Thinking about teacher evaluation can be daunting, especially as a student teacher trying to imagine the different categories upon which I will soon be judged. How can I possibly become a proficient teacher in just a year? Isn’t my first year review bound to be terrible and does that mean I’m down and out for the count?
As I look over the different evaluation systems used for teachers, I’m floored by the vast number of possible evaluation methods and their many different applications to judging a first year teacher, let alone veteran teachers. I’ll focus specifically on the Tennessee Valued-Added Assessment system and the more relaxed evaluation system used by Aurora Public schools in Colorado. Both state legislatures have mandated teacher evaluation, but the results are very different.
In Tennessee, the Value-Added system depends on comparing the progress of students to the average of the progress of students of similar achievement level. To operate fairly this system requires knowledge of a student’s previous achievement level before entering a class. This is good, in that it is putting the student in a specific category of knowledge before the teacher begins instruction, so a teacher will not be penalized by the initial knowledge base of a student. This is bad because students move around and change states. There is no guarantee that data will be available for every student in the classroom. Indeed, I felt that was the one clear flaw in the value-added system. Regardless, the teacher is then evaluated by if their class maintains the same growth rate, falls behind or is brought ahead.
The system in place in Aurora Public Schools (APS) is somewhat different and much less regimented. 50% of the teacher evaluation is based on student growth, but this growth is, as of yet, not taken from standardized test results. Indeed, Colorado has recently changed to the PARCC tests and the legislature decided that test results from the inaugural year of testing could not be used in teacher evaluations. At present the APS teacher evaluation is rooted in whether or not a teacher achieves a learning objective set at the beginning of the year by the teacher. This falls into the student growth objectives type of evaluation and is good for evaluating a single teacher, but is not standardized enough to compare teachers.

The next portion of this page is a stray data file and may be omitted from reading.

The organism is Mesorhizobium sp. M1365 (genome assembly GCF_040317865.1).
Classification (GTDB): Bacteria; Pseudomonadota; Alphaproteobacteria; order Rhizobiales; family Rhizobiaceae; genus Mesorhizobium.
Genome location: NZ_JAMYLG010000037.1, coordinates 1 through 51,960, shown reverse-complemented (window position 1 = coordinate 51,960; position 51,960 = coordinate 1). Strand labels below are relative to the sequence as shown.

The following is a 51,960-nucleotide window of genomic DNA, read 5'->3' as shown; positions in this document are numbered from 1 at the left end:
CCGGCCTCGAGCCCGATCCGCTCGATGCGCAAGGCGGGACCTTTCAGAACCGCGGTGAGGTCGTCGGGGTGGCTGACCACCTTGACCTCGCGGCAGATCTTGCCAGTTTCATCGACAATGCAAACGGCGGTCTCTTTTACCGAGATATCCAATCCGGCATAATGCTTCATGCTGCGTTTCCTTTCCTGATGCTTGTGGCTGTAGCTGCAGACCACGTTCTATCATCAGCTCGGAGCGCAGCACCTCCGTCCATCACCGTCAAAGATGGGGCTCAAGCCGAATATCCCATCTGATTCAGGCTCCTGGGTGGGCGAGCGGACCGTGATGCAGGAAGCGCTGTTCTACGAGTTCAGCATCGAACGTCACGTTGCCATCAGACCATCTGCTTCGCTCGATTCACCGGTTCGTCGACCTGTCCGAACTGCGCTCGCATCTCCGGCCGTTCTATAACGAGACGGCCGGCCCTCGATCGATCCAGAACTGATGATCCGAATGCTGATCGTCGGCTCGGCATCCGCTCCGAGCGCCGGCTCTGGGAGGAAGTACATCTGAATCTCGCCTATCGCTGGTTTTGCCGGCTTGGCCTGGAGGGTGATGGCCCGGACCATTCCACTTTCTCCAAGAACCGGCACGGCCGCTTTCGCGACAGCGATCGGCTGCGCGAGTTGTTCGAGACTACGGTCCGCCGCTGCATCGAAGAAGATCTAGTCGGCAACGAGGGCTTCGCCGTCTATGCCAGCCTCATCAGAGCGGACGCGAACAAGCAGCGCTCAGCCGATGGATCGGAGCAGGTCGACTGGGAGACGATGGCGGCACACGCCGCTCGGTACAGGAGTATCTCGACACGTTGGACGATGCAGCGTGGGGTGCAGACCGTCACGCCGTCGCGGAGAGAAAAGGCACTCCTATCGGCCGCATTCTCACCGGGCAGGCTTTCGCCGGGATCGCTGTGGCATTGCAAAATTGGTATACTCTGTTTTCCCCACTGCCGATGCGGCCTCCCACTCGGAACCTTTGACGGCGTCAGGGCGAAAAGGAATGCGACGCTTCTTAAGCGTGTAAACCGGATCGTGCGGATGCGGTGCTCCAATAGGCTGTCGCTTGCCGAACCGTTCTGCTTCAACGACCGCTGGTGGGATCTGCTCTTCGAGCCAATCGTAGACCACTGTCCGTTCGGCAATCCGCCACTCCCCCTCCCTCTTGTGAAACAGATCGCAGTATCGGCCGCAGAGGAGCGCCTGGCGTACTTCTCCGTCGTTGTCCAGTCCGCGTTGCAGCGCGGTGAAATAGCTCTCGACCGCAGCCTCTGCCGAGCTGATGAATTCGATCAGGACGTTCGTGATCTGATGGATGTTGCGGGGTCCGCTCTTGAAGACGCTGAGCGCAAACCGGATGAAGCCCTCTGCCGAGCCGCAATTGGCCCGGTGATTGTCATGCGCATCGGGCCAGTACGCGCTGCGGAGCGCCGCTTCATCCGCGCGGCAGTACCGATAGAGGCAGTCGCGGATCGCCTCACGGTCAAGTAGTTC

When I look toward teaching, especially in my first few years, I want to be evaluated using a metric that give me an opportunity to grow and is not merely based on the achievements of my students. APS has three formal observations per year for probationary teachers (all first year teachers would seem to fall in this category) and I look toward these observations as a source for growth, not an evaluation to fear. The more ways I can be evaluated that delve into how I teach and how I can improve rather than just student performance on tests, the better. Teachers need to be constantly evolving and bettering their craft. An evaluation system that encourages growth, but maintains accountability such as student growth objectives, measures of student engagement and a light dose of testing-based evaluation sounds just my speed.
Teacher Evaluation: A Resource Guide for National Education Association Leader and Staff. Accessed from https://drive.google.com/file/d/0BzYfzjQoASL_eGdtNFdsbXRIRDQ/view
Tennessee Valued-Added Assessment System. Accessed from: http://tn.gov/education/topic/tvaas
Guidelines for the Evaluation of Teachers in the Aurora Public Schools. Accessed from http://aurorak12.org/hr/HRForms/eval_guidelines.pdf